Posts Tagged: Fiery Skipper
In the entomological world, we call that a "two-fer."
Two insects in the same photo.
Sunday morning we spotted a fiery skipper butterfly (Hylephila phyleus) on an artichoke leaf. It was warming its flight muscles, maybe to flutter over to the lavender for a sip of nectar.
Next to it--we almost missed it--was a damselfly, apparently doing the same thing. Or maybe it was waiting for an aphid or a gnat or ant to come along. They eat small, soft-bodied insects.
The skipper: a member of the family Hesperiidae, order Lepidoptera.
The damselfly: a member of the suborder Zygoptera, order Odonata.
Two entirely different orders, but both belonging to the class Insecta.
And sharing an artichoke leaf on a Sunday morning.
A fiery skipper and a damselfly sharing the same spot: an artichoke leaf. (Photo by Kathy Keatley Garvey)
Close-up of fiery skipper, Hylephila phyleus, belonging to the family Hesperiidae. (Photo by Kathy Keatley Garvey)
Have you ever looked closely at a fiery skipper (Hylephila phyleus) and seen its proboscis, aka tongue or feeding tube?
If you stay still and don't shadow it while it's nectaring, you'll see the proboscis darting in an out of a blossom.
The late afternoon sun lit up its long black proboscis while it was nectaring lantana and African daisies in our yard last weekend.
It's the little things you don't see a lot, but the little things you remember.
Proboscis or tongue of a fiery skipper dipped in nectar. (Photo by Kathy Keatley Garvey)
Colorful fiery skipper (Hylephila phyleus). (Photo by Kathy Keatley Garvey)
You don't have to travel to Africa to go on safari.
You can go on a "bug" safari in your own backyard.
And you can stay as little or as long as you like without incurring such costs as air travel, hotel stays, and food expenses.
Of particular interest now in our backyard are the pink African daisies. Now that autumn has surfaced, the salvia, catmint and lavender are scaling back and it's time for the insects to favor the pink African daisies.
Yesterday we saw scores of pollinators "in the pink." They included honey bees, hover or flower flies, sweat bees, white cabbage butterflies and fiery skipper butterflies.
One honey bee was so heavily dusted with pollen that she could barely fly.
A fiery skipper skipped along, sipped some nectar, and then fluttered away.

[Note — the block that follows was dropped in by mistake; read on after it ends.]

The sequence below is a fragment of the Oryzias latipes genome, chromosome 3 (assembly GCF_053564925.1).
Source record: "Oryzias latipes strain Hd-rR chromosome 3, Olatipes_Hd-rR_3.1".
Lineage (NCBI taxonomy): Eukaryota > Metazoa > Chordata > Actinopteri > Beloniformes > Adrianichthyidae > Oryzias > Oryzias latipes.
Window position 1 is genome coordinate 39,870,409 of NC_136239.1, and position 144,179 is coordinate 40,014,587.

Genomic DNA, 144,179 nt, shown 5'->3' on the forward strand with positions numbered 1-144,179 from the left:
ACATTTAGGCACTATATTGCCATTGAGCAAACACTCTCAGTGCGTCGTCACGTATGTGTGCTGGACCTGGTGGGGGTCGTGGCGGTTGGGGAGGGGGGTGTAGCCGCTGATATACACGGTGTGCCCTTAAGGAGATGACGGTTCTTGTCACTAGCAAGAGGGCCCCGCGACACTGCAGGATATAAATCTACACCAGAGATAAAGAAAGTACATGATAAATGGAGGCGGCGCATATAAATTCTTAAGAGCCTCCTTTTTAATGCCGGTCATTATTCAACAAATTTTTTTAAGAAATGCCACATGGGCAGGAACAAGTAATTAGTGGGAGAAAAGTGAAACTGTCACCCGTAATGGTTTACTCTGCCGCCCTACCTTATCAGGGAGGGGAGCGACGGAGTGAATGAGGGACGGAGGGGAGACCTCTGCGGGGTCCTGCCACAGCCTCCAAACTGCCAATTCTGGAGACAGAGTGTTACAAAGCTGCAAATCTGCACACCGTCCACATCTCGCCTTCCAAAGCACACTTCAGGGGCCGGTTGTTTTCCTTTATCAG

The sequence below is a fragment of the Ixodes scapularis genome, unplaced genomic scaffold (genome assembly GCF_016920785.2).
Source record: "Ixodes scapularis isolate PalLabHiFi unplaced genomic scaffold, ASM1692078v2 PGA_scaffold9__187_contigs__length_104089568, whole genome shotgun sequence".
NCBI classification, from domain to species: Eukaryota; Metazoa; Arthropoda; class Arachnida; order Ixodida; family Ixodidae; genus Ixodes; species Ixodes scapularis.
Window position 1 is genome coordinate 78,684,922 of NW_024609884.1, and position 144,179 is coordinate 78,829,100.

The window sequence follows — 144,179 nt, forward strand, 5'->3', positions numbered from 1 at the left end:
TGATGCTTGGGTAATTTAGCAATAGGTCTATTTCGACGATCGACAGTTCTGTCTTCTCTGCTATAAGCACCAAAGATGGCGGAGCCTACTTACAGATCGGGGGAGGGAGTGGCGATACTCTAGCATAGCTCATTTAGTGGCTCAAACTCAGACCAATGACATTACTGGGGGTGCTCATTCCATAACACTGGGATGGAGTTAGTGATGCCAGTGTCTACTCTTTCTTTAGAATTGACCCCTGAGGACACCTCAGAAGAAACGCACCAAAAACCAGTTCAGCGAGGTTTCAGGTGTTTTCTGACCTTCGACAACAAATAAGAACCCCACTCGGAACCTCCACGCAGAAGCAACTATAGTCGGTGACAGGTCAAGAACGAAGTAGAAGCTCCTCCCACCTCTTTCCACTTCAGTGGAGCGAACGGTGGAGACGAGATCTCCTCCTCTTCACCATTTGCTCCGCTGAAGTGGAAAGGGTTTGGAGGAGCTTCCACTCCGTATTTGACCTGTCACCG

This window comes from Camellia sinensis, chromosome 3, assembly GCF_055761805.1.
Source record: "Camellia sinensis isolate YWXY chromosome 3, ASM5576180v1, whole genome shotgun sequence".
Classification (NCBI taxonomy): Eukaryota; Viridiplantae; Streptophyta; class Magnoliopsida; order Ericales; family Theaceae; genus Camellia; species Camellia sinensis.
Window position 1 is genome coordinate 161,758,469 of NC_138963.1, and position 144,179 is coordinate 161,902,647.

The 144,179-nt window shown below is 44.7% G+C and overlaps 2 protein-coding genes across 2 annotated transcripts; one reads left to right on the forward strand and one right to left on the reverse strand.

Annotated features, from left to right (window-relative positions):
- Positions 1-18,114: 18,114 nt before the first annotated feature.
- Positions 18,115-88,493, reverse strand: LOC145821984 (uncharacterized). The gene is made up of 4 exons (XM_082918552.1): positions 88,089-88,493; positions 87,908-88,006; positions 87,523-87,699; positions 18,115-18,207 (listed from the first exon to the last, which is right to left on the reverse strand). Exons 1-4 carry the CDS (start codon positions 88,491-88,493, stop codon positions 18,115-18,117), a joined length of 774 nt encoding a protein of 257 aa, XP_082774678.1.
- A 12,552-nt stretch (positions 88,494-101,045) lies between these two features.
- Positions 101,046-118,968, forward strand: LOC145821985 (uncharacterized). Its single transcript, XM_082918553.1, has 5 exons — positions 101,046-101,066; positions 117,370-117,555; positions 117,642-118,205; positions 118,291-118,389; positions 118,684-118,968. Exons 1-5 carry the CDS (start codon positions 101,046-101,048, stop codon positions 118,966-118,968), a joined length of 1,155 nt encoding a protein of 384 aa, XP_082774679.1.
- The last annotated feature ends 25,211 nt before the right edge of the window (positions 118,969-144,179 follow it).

Meanwhile, a pest, a spotted cucumber beetle, appeared. It was not on the desirable guest list, but it touched down anyway.
However, something about the proximity of the macro lens startled the uninvited guest and off it flew.
Final Score: Pollinators, 5. Pests, 0.
Pollen-laden honey bee foraging on a pink African daisy. (Photo by Kathy Keatley Garvey)
Fiery skipper sips nectar from a pink African daisy. (Photo by Kathy Keatley Garvey)
Spotted cucumber beetle senses danger and is about to fly. (Photo by Kathy Keatley Garvey)
The skipper wasn't skipping.
In fact, it wasn't doing much of anything.
The fiery skipper butterfly (Hylephila phyleus), tangled in a spider web, struggled furiously to free itself.
Not going to happen. The sticky substance stuck to her like super glue.
It's a scene you don't often see. This time, however, before the resident spider on the catmint could grab its prey, I released the skipper.
Sorry, spider. Gotta protect the pollinators.
Fiery skipper struggles to free itself in a spider web. (Photo by Kathy Keatley Garvey)
Head of fiery skipper shows the tangled sticky strands of a spider web. (Photo by Kathy Keatley Garvey)
Released fiery skipper ready to flutter away. (Photo by Kathy Keatley Garvey)
Skippers and sedum. Sedum and skippers.
A perfect match. The flower, sedum (family Crassulaceae), and the fiery skipper butterfly (Hylephila phyleus, family Hesperlidae) make a stunning autumn photo.
When late afternoon sun strikes its fighter-jet wings, it glows brilliantly. Move closer and you'll see the skipper sipping nectaring. Move a little more closer and...it's gone.
It does keeps its distance.
Butterfly expert Art Shapiro, professor of evolution and ecology at UC Davis, provides comprehensive information on fiery skippers and other butterflies on his website, Art's Butterfly World.
He calls the fiery skipper "California's most urban butterfly, almost limited to places where people mow lawns. Its range extends to Argentina and Chile and it belongs to a large genus which is otherwise entirely Andean. Its North American range may be quite recent. Here in California, the oldest Bay Area record is only from 1937."
Only 1937? A newcomer, but what a beauty.